Sunday, August 9, 2015

Summer Reading 2015 Moletown


I loved Lindbergh, so I was very excited to see a new title from Kuhlmann. The artwork is very similar in style, and the subject matter seems similar at first glance - small creatures doing things like humans do - but it is still very much its own story. In an almost wordless book, Kuhlmann manages to convey the history of how Moletown grows from a single mole in a beautiful green meadow, to an over-industrialized barren landscape with little hope of recovery. (Readers will be hauntingly reminded of the scenery in The Lorax after all the truffula trees are harvested.) Yet these furry little beings come to their senses and take steps to correct the problems.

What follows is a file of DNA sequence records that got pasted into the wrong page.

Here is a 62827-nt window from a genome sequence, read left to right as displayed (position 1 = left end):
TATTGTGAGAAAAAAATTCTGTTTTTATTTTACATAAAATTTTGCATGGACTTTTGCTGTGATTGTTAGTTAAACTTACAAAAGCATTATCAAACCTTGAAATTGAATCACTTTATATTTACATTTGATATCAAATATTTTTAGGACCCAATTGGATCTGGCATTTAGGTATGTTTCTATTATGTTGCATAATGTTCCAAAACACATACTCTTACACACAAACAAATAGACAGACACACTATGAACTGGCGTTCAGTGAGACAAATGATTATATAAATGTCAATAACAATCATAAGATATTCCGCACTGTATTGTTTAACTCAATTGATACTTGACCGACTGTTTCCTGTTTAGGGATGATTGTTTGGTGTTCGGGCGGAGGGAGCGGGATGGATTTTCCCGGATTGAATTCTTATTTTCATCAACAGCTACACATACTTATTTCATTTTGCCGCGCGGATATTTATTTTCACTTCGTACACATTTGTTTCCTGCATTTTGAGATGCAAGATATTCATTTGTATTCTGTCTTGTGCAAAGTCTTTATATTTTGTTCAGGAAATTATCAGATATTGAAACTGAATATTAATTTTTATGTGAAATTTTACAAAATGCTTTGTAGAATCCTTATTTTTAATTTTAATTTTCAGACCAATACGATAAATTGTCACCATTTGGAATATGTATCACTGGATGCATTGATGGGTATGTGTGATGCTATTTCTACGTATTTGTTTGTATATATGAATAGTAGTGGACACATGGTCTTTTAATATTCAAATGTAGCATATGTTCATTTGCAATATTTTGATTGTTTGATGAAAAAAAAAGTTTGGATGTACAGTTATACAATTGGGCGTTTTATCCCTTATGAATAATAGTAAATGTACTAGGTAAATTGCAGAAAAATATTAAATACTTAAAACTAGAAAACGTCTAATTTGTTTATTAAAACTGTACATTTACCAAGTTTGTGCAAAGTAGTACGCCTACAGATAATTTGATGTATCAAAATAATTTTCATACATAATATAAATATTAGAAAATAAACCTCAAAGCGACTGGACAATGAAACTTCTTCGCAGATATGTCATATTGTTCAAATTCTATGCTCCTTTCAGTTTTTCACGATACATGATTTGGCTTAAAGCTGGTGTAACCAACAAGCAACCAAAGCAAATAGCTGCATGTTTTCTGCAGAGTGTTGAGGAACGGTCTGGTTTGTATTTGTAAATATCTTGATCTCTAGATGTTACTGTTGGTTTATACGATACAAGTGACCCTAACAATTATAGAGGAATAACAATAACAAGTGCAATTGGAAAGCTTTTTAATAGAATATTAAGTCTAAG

Younger readers will be delighted with the amazing details in each illustration. They will easily see the progression from moles carrying pickaxes, to moles with an excavating machine, to moles with a steam-driven power drill. And they can also watch as the living quarters change from one mole in a large tunnel, to increasingly smaller rooms packed more and more closely together. Urban blight seems to transfer very well from above ground to below. (If only the common sense to fix the problems transferred in reverse as well.)

This is an excellent book to share with students while studying problems in overcrowding, straining natural resources, and solutions such as greener energy sources. They might even be inspired to write/illustrate their own versions.

I read an e-book provided by the publisher through NetGalley.

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